It’s a hot afternoon in Jerusalem.
A group of men are sitting under a shade tree listening to their friend and teacher share his teachings.
The teacher’s quite fond of telling stories and today isn’t any different.
Growing up around Jerusalem they’re each familiar with farmers and shepherds and so the teachers asks, “If someone has a hundred sheep and one of them wanders off, doesn’t he leave the ninety-nine and go after the one? And if he finds it, doesn’t he make far more over it than over the ninety-nine who stay put? Your Father in heaven feels the same way. He doesn’t want to lose even one of these simple believers.”
A pretty powerful picture for a group of men who had grown up with perhaps a slightly different take on farming.
After giving them a second to think on the story, the teacher continues, “If your brother or sister sins, go and point out their fault, just between the two of you. If they listen to you, you have won them over.”
The men smile at each other and nod in agreement.
“But if they will not listen,” the teacher continues, “Take one or two others along, so that ‘every matter may be established by the testimony of two or three witnesses.’ If they still refuse to listen, tell it to the community of believers; and if they refuse to listen even to the community of believers, treat them as you would a pagan or a tax collector.”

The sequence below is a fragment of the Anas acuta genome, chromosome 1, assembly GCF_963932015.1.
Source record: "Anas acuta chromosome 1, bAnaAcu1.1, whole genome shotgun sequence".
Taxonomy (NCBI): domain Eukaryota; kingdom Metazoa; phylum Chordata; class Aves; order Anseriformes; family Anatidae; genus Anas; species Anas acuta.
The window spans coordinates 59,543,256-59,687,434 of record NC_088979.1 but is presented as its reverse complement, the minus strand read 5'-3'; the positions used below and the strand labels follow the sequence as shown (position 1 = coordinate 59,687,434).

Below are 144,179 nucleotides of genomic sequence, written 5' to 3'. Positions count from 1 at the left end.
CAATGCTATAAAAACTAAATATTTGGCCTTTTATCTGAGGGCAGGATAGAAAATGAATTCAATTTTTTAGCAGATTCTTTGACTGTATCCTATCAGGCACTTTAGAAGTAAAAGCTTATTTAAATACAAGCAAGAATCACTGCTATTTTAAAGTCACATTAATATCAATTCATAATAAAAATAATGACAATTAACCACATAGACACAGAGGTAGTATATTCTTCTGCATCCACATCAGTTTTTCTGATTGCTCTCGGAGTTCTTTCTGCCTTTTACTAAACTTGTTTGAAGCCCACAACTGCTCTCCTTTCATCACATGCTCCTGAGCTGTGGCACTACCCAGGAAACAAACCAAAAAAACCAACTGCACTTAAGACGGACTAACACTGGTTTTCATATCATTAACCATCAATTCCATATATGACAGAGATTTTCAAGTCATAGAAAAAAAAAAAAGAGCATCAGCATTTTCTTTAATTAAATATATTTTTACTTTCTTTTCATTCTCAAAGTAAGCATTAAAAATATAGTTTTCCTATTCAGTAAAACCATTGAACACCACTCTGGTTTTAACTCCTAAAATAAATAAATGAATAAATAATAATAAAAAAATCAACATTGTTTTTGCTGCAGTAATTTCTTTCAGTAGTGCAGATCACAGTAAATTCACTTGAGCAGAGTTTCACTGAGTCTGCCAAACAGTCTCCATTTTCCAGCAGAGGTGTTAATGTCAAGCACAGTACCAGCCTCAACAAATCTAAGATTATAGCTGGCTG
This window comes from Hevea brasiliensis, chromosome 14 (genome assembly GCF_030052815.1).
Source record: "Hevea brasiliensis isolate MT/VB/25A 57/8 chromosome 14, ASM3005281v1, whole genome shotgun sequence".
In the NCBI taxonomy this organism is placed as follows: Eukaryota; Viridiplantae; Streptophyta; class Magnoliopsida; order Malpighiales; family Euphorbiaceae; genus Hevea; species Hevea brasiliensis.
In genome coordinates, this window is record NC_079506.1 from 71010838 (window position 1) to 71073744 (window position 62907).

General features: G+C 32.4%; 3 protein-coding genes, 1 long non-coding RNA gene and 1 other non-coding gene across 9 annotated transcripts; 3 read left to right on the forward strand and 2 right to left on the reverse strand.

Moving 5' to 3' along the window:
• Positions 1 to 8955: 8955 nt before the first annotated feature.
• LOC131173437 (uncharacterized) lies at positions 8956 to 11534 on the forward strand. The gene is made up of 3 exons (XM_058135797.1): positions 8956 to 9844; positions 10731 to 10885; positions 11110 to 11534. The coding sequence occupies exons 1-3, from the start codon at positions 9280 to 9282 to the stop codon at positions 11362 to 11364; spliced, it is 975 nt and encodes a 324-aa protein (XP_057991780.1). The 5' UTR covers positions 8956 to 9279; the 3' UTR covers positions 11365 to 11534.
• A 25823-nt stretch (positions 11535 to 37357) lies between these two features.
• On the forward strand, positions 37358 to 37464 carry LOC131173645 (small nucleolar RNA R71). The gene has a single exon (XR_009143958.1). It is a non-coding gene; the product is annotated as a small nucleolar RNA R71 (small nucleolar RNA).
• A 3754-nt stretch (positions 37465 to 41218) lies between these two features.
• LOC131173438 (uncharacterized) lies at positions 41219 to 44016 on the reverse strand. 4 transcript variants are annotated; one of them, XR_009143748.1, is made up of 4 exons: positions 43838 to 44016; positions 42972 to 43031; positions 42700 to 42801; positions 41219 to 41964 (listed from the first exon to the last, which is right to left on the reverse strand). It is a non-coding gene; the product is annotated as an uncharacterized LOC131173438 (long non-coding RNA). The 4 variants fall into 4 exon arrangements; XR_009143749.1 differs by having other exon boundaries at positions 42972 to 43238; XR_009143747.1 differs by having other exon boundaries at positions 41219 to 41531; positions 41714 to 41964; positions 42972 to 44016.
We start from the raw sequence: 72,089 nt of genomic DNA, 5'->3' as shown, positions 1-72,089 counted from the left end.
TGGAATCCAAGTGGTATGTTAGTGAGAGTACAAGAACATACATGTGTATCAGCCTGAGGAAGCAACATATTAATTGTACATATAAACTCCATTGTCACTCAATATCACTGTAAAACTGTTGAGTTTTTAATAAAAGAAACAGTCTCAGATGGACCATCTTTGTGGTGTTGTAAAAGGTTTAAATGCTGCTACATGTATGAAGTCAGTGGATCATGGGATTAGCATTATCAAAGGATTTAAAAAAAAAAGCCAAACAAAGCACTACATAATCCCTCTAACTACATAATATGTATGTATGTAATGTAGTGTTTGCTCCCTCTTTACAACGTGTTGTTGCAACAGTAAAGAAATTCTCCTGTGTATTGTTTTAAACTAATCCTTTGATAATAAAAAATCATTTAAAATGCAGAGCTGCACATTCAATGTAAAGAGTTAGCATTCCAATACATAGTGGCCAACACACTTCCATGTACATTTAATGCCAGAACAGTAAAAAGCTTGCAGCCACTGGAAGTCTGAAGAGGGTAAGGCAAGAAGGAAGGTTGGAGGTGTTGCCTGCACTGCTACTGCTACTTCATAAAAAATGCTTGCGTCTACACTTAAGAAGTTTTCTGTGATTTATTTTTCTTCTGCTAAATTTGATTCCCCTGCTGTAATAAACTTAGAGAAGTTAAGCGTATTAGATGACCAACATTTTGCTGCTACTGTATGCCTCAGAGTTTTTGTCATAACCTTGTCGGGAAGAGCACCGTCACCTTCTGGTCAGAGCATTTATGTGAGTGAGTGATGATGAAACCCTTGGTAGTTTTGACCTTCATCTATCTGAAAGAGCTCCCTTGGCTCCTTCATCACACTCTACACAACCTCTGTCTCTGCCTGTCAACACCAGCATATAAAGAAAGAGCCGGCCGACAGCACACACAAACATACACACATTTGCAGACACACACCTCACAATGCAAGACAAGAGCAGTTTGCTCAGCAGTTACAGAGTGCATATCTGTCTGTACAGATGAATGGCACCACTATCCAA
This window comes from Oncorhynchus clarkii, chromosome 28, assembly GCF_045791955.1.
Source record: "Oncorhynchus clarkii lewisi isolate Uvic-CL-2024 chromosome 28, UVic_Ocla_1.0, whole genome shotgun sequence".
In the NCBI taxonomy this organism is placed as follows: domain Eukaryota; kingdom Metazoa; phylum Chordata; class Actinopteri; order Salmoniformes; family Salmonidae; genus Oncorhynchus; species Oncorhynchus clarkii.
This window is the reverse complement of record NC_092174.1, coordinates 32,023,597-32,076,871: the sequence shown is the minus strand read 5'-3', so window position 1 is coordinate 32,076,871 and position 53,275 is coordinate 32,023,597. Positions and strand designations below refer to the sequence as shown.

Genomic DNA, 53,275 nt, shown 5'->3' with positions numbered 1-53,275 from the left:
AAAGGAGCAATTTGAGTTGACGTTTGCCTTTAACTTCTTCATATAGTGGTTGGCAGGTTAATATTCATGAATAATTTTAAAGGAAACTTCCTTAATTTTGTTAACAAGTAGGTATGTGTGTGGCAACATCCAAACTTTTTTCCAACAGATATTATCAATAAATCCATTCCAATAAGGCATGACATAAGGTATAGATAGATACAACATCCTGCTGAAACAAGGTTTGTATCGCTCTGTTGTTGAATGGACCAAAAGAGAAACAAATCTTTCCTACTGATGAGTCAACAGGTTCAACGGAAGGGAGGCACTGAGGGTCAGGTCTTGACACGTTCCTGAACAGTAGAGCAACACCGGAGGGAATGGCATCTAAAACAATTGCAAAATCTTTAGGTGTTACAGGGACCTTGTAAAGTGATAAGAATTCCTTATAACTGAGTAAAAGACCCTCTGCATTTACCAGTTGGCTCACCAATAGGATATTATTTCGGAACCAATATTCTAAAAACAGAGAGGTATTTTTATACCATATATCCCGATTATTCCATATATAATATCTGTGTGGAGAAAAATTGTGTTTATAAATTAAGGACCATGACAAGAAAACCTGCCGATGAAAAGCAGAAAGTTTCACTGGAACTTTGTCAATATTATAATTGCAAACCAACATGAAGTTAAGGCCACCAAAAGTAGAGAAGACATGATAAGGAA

A few in the group begin to whisper among themselves.
“I can’t stand tax collectors.”
“That’ll show ’em. Toss ’em out.”
But one of the men hears these words and remembers his past. He used to live as a tax collector. Not only was a he a tax collector, but he was a Jewish tax collector, collecting money for the Roman government who was known for oppressing the Jewish people.
He then reflects back on the day he first saw the teacher.
He was sitting in his tax booth, collecting taxes when suddenly this man approached him and simply said, “Follow me. Be covered in the dust of my sandals.”
He had heard about this teacher before but never expected this teacher to approach him, let alone ask him to follow him.
He immediately left his table and began following this unique teacher who showed him love, compassion and acceptance like he had never felt before.
These words, “treat them as you would a pagan or a tax collector” flowed through his heart. He connected the stories the teacher told. He knew exactly what the teacher was suggesting. He was one of those lost sheep and the teacher had left many others to seek after him.
“This teacher showed me — the tax collector — love, grace, forgiveness, compassion and acceptance,” he thought. “Wow! He’s saying that’s how we should treat everyone! Even if they ignore our correction and the church’s correction.”
Something strong stirred inside the man. He knew he’d have to write this story down later.
And while excitement was growing in this man, something else was stirring in one of the others.